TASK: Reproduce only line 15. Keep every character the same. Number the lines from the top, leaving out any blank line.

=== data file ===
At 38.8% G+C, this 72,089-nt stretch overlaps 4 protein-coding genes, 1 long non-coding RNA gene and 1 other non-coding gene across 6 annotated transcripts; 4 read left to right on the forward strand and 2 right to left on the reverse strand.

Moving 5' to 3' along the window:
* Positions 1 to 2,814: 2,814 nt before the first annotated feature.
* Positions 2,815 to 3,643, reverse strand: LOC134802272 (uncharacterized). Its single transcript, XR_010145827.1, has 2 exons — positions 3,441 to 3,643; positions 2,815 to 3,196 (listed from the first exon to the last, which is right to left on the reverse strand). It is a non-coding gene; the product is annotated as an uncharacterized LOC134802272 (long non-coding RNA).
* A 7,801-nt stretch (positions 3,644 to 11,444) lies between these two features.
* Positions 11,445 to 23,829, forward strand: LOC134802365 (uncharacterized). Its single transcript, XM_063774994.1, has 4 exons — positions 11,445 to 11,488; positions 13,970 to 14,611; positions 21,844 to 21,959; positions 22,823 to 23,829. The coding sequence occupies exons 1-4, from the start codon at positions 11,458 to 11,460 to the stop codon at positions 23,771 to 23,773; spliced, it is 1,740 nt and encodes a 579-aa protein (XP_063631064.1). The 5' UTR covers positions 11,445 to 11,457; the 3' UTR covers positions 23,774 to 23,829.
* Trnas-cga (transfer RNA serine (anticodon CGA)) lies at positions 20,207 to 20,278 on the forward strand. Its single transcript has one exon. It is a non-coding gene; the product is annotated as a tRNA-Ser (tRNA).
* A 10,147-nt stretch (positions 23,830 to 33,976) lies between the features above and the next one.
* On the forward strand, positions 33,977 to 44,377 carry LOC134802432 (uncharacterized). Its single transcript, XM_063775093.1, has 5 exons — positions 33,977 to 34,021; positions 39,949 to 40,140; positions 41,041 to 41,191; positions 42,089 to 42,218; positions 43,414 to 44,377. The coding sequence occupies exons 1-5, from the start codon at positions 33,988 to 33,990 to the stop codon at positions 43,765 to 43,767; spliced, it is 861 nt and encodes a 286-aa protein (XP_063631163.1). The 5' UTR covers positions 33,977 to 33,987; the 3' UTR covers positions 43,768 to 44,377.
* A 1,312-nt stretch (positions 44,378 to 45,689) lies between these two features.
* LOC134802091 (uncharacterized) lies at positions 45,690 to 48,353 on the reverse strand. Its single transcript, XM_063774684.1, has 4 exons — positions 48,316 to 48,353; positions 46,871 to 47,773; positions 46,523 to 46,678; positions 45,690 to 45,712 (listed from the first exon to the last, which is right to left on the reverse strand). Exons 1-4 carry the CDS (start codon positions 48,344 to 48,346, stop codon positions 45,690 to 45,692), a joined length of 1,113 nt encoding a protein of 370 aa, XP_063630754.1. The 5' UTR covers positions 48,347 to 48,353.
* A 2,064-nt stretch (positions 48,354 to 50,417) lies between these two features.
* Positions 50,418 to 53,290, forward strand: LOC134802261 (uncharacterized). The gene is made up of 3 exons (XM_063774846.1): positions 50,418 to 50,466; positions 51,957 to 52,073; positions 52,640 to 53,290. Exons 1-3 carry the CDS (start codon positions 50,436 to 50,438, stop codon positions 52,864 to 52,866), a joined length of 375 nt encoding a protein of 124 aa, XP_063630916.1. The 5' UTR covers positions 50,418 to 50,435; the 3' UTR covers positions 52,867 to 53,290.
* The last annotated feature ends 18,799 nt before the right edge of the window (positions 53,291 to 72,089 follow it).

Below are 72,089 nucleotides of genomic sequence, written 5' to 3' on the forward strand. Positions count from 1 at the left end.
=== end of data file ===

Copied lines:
Below are 72,089 nucleotides of genomic sequence, written 5' to 3' on the forward strand. Positions count from 1 at the left end.